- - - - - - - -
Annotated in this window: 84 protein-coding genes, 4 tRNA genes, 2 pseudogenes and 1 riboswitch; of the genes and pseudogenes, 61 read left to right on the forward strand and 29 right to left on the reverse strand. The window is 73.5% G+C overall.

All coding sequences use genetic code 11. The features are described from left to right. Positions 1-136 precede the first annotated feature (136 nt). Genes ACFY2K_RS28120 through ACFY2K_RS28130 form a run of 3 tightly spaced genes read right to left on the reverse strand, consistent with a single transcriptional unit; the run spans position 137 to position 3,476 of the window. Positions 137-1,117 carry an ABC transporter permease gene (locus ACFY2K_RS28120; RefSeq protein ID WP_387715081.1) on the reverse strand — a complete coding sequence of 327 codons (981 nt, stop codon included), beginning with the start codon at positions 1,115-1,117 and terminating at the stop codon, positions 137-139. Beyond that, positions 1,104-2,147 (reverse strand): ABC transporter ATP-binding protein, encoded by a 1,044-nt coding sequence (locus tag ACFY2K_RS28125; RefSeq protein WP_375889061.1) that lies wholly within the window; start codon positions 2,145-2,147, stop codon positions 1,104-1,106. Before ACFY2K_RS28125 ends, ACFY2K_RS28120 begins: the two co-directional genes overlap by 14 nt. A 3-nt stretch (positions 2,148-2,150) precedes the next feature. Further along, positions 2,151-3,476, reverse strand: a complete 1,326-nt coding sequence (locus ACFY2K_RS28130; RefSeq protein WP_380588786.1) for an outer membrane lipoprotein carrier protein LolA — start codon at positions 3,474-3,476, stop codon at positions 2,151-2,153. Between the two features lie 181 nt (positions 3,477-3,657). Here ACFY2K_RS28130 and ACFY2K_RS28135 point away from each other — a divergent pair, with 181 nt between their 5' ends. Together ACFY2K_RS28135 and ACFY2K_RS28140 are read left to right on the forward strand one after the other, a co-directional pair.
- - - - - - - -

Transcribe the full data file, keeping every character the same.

Annotated in this window: 84 protein-coding genes, 4 tRNA genes, 2 pseudogenes and 1 riboswitch; of the genes and pseudogenes, 61 read left to right on the forward strand and 29 right to left on the reverse strand. The window is 73.5% G+C overall.

All coding sequences use genetic code 11. The features are described from left to right. Positions 1-136 precede the first annotated feature (136 nt). Genes ACFY2K_RS28120 through ACFY2K_RS28130 form a run of 3 tightly spaced genes read right to left on the reverse strand, consistent with a single transcriptional unit; the run spans position 137 to position 3,476 of the window. Positions 137-1,117 carry an ABC transporter permease gene (locus ACFY2K_RS28120; RefSeq protein ID WP_387715081.1) on the reverse strand — a complete coding sequence of 327 codons (981 nt, stop codon included), beginning with the start codon at positions 1,115-1,117 and terminating at the stop codon, positions 137-139. Beyond that, positions 1,104-2,147 (reverse strand): ABC transporter ATP-binding protein, encoded by a 1,044-nt coding sequence (locus tag ACFY2K_RS28125; RefSeq protein WP_375889061.1) that lies wholly within the window; start codon positions 2,145-2,147, stop codon positions 1,104-1,106. Before ACFY2K_RS28125 ends, ACFY2K_RS28120 begins: the two co-directional genes overlap by 14 nt. A 3-nt stretch (positions 2,148-2,150) precedes the next feature. Further along, positions 2,151-3,476, reverse strand: a complete 1,326-nt coding sequence (locus ACFY2K_RS28130; RefSeq protein WP_380588786.1) for an outer membrane lipoprotein carrier protein LolA — start codon at positions 3,474-3,476, stop codon at positions 2,151-2,153. Between the two features lie 181 nt (positions 3,477-3,657). Here ACFY2K_RS28130 and ACFY2K_RS28135 point away from each other — a divergent pair, with 181 nt between their 5' ends. Together ACFY2K_RS28135 and ACFY2K_RS28140 are read left to right on the forward strand one after the other, a co-directional pair.